News, Trump Administration

Report: Trump education budget slams the working class that helped elect him president

Donald Trump speaking

President Trump’s newly-released K-12 budget would hurt the working class voters who helped elect him president in November, according to a new report from The Atlantic.

The report comes with Trump announcing plans to slash spending on the federal education department by more than $9 billion as the Republican president seeks to bolster the school choice programs touted by Trump and his controversial education chief, Betsy DeVos.

That’s not surprising. Trump has long been outspoken in his desire to increase the federal investment in charters and private schools, although his budget’s call to slash $166 million in U.S. grants for career and technical education programs and halve the size of a federal work-study program are being viewed as something of a surprise, particularly given widespread support for such programs among both Republicans and Democrats.

From The Atlantic:

Trump’s education budget, which was published Tuesday as part of full spending plan’s release, would eliminate more than two dozen programs. The budget “reflects a series of tough choices we have had to make when assessing the best use of taxpayer money,” DeVos said in a statement. “It ensures funding for programs with proven results for students while taking a hard look at programs that sound nice but simply haven’t yielded the desired outcomes.”

The final version reiterates many of the funding priorities outlined in the  “skinny”—i.e., preliminary—budget released in March, which had already made it clear that Trump wanted to get rid of the relatively small education programs that, in the eyes of the administration, lack the evidence and reach needed to prove they’re worthy of investment. The congressional deal struck at the beginning of this month to keep the government running into September, on the other hand, maintains level funding for many of the education programs Trump wants to do away with or trim down.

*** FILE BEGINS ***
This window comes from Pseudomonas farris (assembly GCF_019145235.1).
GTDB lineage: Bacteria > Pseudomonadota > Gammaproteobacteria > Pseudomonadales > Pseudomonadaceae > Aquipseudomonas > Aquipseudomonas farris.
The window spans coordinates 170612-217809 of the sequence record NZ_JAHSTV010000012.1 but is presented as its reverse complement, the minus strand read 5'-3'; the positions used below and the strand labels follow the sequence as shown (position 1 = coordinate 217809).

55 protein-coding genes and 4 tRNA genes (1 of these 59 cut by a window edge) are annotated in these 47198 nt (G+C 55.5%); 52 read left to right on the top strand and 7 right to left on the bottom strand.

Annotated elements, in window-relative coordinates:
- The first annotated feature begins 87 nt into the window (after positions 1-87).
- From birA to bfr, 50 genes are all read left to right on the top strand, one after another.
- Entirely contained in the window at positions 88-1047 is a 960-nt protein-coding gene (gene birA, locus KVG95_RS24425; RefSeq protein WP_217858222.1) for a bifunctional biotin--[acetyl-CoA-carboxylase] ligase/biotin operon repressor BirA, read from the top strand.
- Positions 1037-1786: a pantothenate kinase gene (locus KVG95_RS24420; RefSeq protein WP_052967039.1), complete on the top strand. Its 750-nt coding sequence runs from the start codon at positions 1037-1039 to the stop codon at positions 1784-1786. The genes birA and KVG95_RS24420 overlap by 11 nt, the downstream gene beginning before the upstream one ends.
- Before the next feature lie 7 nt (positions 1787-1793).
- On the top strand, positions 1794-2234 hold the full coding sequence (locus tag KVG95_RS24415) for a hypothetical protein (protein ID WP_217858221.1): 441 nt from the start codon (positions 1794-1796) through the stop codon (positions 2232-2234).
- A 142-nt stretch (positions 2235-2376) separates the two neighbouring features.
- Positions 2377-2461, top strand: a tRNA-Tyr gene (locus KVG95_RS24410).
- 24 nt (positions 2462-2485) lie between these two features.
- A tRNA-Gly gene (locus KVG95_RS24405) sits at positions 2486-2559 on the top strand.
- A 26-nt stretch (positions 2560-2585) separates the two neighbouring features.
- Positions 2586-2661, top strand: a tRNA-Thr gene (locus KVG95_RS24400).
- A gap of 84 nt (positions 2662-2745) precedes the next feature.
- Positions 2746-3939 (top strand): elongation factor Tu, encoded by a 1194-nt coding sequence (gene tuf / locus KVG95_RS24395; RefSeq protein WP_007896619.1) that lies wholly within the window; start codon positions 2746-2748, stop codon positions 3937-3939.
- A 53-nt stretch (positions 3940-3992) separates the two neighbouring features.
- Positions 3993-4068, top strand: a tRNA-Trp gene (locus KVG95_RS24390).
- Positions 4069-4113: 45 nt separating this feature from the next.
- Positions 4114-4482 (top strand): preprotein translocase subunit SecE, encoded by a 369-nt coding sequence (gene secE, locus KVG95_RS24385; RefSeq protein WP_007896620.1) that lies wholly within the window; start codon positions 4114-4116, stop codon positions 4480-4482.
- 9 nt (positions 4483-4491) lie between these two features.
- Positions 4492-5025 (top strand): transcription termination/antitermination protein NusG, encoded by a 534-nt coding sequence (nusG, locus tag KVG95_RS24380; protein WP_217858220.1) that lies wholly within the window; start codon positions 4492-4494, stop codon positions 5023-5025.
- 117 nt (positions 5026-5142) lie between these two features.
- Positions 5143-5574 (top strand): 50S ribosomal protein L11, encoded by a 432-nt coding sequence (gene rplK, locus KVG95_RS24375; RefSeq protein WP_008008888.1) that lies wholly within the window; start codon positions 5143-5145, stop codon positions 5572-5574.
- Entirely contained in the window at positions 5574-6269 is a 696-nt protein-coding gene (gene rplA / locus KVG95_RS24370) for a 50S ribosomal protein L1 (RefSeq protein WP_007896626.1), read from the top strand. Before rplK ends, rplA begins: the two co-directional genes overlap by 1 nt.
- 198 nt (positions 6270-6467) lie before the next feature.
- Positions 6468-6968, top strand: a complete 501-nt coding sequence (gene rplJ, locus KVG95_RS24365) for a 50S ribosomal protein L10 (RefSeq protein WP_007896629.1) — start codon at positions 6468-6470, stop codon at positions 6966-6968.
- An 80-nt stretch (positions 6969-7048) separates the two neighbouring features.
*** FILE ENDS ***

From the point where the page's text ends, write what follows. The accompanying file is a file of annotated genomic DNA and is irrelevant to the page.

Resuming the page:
Tamara Hiler, a senior policy adviser at the centrist think tank Third Way, described the White House budget as “tone deaf,” pointing to the $1.3 billion program that provides grants to states for career and technical education as an example. “The fact that [Trump] would want to move money away from … career and technical education into something that is not even going to benefit many of his voters is befuddling,” she said, alluding to the limited access to school choice in the rural communities that helped secure the president’s victory.

Indeed, CTE dovetails neatly with Trump’s “Make America Great Again” message, and with his campaign promise to prioritize workforce development and job creation in the United States. Take his priorities around infrastructure: CTE is helping to grow the workforce that’s key to making those goals a reality, from programs in design and engineering to those in construction and manufacturing. “These are the very elements of the rebuilding-America agenda,” said Kimberly Green, the director of the advocacy group Advance CTE, and “are the very things CTE programs help prepare people for successful careers in.” DeVos for her part emphasized the importance of CTE throughout her confirmation hearing—perhaps because it serves as an effective example of school choice.

Once known as vocational education, CTE today is often marketed as a practical, skills-focused path into the workforce for high-schoolers, particularly those who aren’t interested in the traditional college experience. Research on its impact is mixed, though recent studies suggest that program quality is improving—and that it’s a worthwhile option for students who are drawn to technical fields, including those who might otherwise be at risk for dropping out. A study published last year by the right-leaning Fordham Institute, for example, found that students in Arkansas who participated in a concentrated CTE program were more likely to graduate from high school than otherwise identical students who didn’t participate in such a program.

Of course, given the ambivalent response from top budget Republicans already, the whole thing may be a moot point.

Meanwhile, critics hammered the president over his calls to drastically slash entitlement programs Tuesday, arguing that his spending plan prioritizes the needs of the wealthy over the working class and poor.

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